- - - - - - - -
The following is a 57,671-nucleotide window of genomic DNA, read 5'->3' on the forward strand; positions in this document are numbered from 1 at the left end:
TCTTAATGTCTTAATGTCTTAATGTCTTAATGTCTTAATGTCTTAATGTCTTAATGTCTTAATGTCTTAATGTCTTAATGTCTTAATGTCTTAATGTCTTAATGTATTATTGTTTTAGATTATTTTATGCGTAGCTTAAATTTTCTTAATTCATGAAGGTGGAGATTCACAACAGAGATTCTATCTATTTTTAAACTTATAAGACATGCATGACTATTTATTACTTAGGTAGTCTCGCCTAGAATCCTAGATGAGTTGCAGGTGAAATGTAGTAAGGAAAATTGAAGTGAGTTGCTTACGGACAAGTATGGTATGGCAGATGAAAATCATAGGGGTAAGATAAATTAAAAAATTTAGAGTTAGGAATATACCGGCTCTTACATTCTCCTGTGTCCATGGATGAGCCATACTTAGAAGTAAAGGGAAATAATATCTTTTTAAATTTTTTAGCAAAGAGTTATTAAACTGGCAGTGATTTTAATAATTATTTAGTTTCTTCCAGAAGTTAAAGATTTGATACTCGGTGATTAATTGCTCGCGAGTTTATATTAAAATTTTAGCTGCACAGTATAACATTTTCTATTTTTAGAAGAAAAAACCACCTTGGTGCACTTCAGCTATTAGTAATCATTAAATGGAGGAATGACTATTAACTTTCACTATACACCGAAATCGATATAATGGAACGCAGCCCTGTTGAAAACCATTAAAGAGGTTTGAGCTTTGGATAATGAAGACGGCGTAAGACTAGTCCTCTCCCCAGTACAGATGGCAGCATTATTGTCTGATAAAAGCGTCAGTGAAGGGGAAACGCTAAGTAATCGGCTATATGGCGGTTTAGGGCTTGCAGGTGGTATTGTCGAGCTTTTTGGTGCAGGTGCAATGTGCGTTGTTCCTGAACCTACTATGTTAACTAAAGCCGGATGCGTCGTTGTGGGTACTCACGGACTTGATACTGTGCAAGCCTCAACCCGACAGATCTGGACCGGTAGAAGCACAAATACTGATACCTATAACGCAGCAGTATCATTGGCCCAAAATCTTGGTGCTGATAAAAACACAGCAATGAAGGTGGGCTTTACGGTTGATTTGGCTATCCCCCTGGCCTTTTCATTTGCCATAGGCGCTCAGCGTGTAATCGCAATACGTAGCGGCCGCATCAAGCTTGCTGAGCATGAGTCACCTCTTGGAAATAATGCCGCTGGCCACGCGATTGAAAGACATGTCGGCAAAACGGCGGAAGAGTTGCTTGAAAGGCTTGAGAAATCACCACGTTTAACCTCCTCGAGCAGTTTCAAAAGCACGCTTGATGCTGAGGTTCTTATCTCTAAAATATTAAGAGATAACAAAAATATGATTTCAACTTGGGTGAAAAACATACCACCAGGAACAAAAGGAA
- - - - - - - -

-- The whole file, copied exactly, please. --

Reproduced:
The following is a 57,671-nucleotide window of genomic DNA, read 5'->3' on the forward strand; positions in this document are numbered from 1 at the left end:
TCTTAATGTCTTAATGTCTTAATGTCTTAATGTCTTAATGTCTTAATGTCTTAATGTCTTAATGTCTTAATGTCTTAATGTCTTAATGTCTTAATGTCTTAATGTATTATTGTTTTAGATTATTTTATGCGTAGCTTAAATTTTCTTAATTCATGAAGGTGGAGATTCACAACAGAGATTCTATCTATTTTTAAACTTATAAGACATGCATGACTATTTATTACTTAGGTAGTCTCGCCTAGAATCCTAGATGAGTTGCAGGTGAAATGTAGTAAGGAAAATTGAAGTGAGTTGCTTACGGACAAGTATGGTATGGCAGATGAAAATCATAGGGGTAAGATAAATTAAAAAATTTAGAGTTAGGAATATACCGGCTCTTACATTCTCCTGTGTCCATGGATGAGCCATACTTAGAAGTAAAGGGAAATAATATCTTTTTAAATTTTTTAGCAAAGAGTTATTAAACTGGCAGTGATTTTAATAATTATTTAGTTTCTTCCAGAAGTTAAAGATTTGATACTCGGTGATTAATTGCTCGCGAGTTTATATTAAAATTTTAGCTGCACAGTATAACATTTTCTATTTTTAGAAGAAAAAACCACCTTGGTGCACTTCAGCTATTAGTAATCATTAAATGGAGGAATGACTATTAACTTTCACTATACACCGAAATCGATATAATGGAACGCAGCCCTGTTGAAAACCATTAAAGAGGTTTGAGCTTTGGATAATGAAGACGGCGTAAGACTAGTCCTCTCCCCAGTACAGATGGCAGCATTATTGTCTGATAAAAGCGTCAGTGAAGGGGAAACGCTAAGTAATCGGCTATATGGCGGTTTAGGGCTTGCAGGTGGTATTGTCGAGCTTTTTGGTGCAGGTGCAATGTGCGTTGTTCCTGAACCTACTATGTTAACTAAAGCCGGATGCGTCGTTGTGGGTACTCACGGACTTGATACTGTGCAAGCCTCAACCCGACAGATCTGGACCGGTAGAAGCACAAATACTGATACCTATAACGCAGCAGTATCATTGGCCCAAAATCTTGGTGCTGATAAAAACACAGCAATGAAGGTGGGCTTTACGGTTGATTTGGCTATCCCCCTGGCCTTTTCATTTGCCATAGGCGCTCAGCGTGTAATCGCAATACGTAGCGGCCGCATCAAGCTTGCTGAGCATGAGTCACCTCTTGGAAATAATGCCGCTGGCCACGCGATTGAAAGACATGTCGGCAAAACGGCGGAAGAGTTGCTTGAAAGGCTTGAGAAATCACCACGTTTAACCTCCTCGAGCAGTTTCAAAAGCACGCTTGATGCTGAGGTTCTTATCTCTAAAATATTAAGAGATAACAAAAATATGATTTCAACTTGGGTGAAAAACATACCACCAGGAACAAAAGGAA